Best way to feed baby solids

When, What, and How to Introduce Solid Foods | Nutrition

For more information about how to know if your baby is ready to starting eating foods, what first foods to offer, and what to expect, watch these videos from 1,000 Days.

The Dietary Guidelines for Americans and the American Academy of Pediatrics recommend children be introduced to foods other than breast milk or infant formula when they are about 6 months old.  Introducing foods before 4 months old is not recommended. Every child is different. How do you know if your child is ready for foods other than breast milk or infant formula? You can look for these signs that your child is developmentally ready.

Your child:

  • Sits up alone or with support.
  • Is able to control head and neck.
  • Opens the mouth when food is offered.
  • Swallows food rather than pushes it back out onto the chin.
  • Brings objects to the mouth.
  • Tries to grasp small objects, such as toys or food.
  • Transfers food from the front to the back of the tongue to swallow.

What Foods Should I Introduce to My Child First?

The American Academy of Pediatrics says that for most children, you do not need to give foods in a certain order. Your child can begin eating solid foods at about 6 months old. By the time he or she is 7 or 8 months old, your child can eat a variety of foods from different food groups. These foods include infant cereals, meat or other proteins, fruits, vegetables, grains, yogurts and cheeses, and more.

If your child is eating infant cereals, it is important to offer a variety of fortifiedalert icon infant cereals such as oat, barley, and multi-grain instead of only rice cereal. Only providing infant rice cereal is not recommended by the Food and Drug Administration because there is a risk for children to be exposed to arsenic. Visit the U.S. Food & Drug Administrationexternal icon to learn more.

How Should I Introduce My Child to Foods?

Your child needs certain vitamins and minerals to grow healthy and strong.

Now that your child is starting to eat food, be sure to choose foods that give your child all the vitamins and minerals they need.

Click here to learn more about some of these vitamins & minerals.

Let your child try one single-ingredient food at a time at first. This helps you see if your child has any problems with that food, such as food allergies. Wait 3 to 5 days between each new food. Before you know it, your child will be on his or her way to eating and enjoying lots of new foods.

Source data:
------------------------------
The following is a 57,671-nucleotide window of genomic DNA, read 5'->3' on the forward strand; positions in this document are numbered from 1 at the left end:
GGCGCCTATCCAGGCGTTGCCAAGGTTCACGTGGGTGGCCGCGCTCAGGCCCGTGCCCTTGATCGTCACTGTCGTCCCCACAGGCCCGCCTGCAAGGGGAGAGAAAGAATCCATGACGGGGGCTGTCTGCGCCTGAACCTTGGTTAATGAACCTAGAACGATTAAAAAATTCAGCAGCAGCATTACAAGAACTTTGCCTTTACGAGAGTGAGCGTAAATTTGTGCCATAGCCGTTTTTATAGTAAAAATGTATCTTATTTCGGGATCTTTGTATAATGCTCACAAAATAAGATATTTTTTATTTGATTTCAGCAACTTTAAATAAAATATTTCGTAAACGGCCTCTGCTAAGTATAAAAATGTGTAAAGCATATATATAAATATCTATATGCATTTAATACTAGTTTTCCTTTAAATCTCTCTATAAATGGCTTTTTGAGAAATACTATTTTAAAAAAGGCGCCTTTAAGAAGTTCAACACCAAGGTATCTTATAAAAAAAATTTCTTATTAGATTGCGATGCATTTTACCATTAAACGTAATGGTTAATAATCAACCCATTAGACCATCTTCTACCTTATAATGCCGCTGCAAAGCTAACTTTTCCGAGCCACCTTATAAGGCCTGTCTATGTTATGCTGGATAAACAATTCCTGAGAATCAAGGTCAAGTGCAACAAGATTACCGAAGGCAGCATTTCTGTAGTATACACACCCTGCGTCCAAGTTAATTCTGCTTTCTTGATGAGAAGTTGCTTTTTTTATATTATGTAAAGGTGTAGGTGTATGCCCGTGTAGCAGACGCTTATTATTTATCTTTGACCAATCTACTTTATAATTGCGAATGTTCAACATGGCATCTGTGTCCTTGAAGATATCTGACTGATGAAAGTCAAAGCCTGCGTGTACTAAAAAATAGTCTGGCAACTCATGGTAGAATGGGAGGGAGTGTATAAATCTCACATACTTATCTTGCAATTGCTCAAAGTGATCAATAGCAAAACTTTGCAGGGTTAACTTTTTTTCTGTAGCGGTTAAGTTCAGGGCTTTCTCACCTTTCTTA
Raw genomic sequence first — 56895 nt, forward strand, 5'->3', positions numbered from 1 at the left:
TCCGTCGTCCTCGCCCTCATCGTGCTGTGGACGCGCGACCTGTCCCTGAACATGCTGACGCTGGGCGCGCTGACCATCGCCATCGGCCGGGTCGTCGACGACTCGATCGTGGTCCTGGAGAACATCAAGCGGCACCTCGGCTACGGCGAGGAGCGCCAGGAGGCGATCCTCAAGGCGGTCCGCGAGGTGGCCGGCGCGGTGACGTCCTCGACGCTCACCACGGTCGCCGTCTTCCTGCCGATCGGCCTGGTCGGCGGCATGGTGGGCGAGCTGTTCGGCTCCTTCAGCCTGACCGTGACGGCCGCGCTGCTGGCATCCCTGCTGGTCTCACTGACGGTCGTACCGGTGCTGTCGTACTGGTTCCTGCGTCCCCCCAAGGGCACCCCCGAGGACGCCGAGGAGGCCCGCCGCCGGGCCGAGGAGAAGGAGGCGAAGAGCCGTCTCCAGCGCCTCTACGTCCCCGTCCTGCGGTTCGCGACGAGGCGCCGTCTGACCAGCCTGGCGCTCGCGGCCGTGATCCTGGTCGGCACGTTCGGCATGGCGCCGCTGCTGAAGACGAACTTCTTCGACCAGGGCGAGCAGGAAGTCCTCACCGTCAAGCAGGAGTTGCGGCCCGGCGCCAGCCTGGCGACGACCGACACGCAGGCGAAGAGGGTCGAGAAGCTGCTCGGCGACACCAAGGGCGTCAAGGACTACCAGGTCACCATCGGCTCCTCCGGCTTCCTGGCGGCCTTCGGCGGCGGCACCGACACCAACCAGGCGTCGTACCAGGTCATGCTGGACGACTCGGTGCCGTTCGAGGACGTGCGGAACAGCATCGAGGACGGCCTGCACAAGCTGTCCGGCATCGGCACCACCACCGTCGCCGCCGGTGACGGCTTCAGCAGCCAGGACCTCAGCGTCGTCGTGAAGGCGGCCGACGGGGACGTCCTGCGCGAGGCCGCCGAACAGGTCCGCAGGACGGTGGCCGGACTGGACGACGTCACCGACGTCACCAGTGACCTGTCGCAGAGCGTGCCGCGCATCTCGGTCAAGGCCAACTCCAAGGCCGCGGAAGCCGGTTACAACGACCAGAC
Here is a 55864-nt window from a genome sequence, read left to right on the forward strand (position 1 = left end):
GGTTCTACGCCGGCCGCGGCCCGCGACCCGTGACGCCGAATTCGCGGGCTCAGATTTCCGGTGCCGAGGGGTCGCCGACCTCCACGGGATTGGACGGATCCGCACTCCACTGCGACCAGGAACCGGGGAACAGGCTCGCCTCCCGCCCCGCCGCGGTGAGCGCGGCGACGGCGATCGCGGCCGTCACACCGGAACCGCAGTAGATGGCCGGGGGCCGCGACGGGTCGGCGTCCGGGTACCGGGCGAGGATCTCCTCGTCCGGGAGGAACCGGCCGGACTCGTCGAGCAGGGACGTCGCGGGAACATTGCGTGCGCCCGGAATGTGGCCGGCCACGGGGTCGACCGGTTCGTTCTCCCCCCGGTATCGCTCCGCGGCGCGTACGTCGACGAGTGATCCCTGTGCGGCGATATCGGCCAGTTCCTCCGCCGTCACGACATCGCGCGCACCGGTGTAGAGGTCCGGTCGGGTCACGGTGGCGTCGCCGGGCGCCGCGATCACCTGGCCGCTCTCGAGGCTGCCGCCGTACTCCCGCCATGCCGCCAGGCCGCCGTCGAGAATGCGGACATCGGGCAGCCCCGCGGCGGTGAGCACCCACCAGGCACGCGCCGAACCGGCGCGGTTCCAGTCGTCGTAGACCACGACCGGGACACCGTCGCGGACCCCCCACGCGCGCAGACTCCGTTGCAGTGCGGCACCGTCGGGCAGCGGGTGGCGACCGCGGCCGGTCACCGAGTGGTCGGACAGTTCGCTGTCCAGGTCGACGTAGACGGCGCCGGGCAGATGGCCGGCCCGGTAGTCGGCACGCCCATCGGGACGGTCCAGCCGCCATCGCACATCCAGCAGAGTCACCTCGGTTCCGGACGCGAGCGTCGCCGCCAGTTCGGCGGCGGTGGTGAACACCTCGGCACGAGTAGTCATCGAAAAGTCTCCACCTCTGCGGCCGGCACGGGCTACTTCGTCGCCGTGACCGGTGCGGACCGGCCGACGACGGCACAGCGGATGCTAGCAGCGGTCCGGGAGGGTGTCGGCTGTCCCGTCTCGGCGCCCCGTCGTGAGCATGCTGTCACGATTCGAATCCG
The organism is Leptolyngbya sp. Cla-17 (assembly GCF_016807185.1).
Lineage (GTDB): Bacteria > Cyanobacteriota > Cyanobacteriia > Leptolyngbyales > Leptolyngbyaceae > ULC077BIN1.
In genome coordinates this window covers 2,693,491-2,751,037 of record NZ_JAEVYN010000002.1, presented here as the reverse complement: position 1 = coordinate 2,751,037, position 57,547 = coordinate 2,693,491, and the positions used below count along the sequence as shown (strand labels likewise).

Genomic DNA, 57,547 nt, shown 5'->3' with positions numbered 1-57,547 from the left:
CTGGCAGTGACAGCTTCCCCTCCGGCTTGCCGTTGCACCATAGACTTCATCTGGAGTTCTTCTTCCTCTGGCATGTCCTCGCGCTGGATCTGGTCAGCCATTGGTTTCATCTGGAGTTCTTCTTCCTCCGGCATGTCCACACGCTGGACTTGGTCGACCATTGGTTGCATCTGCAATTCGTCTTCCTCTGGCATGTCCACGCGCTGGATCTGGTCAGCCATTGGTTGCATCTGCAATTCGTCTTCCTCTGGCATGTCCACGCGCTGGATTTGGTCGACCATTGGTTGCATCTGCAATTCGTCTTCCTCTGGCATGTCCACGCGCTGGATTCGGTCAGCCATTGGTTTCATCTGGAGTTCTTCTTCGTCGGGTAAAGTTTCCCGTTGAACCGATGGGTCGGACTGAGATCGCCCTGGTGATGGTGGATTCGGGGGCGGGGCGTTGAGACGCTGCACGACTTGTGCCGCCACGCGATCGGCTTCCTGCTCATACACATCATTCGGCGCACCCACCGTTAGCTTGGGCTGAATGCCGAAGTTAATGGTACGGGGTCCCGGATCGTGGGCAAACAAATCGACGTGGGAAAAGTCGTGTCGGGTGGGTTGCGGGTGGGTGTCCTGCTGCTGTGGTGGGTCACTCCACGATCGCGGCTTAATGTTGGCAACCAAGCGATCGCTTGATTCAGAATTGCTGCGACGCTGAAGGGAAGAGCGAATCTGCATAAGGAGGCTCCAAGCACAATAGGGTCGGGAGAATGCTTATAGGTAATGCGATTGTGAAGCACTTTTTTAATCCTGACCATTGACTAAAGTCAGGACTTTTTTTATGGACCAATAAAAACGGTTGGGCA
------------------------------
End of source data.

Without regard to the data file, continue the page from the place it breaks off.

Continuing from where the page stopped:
Introduce potentially allergenic foods when other foods are introduced.

Potentially allergenic foods include cow’s milk products, eggs, fish, shellfish, tree nuts, peanuts, wheat, soy, and sesame. Drinking cow’s milk or fortified soy beverages is not recommended until your child is older than 12 months, but other cow’s milk products, such as yogurt, can be introduced before 12 months. If your child has severe eczema and/or egg allergy, talk with your child’s doctor or nurse about when and how to safely introduce foods with peanuts.

How Should I Prepare Food for My Child to Eat?

At first, it’s easier for your child to eat foods that are mashed, pureed, or strained and very smooth in texture. It can take time for your child to adjust to new food textures. Your child might cough, gag, or spit up. As your baby’s oral skills develop, thicker and lumpier foods can be introduced.

Some foods are potential choking hazards, so it is important to feed your child foods that are the right texture for his or her development. To help prevent choking, prepare foods that can be easily dissolved with saliva and do not require chewing. Feed small portions and encourage your baby to eat slowly. Always watch your child while he or she is eating.

Here are some tips for preparing foods:

  • Mix cereals and mashed cooked grains with breast milk, formula, or water to make it smooth and easy for your baby to swallow.
  • Mash or puree vegetables, fruits and other foods until they are smooth.
  • Hard fruits and vegetables, like apples and carrots, usually need to be cooked so they can be easily mashed or pureed.
  • Cook food until it is soft enough to easily mash with a fork.
  • Remove all fat, skin, and bones from poultry, meat, and fish, before cooking.
  • Remove seeds and hard pits from fruit, and then cut the fruit into small pieces.
  • Cut soft food into small pieces or thin slices.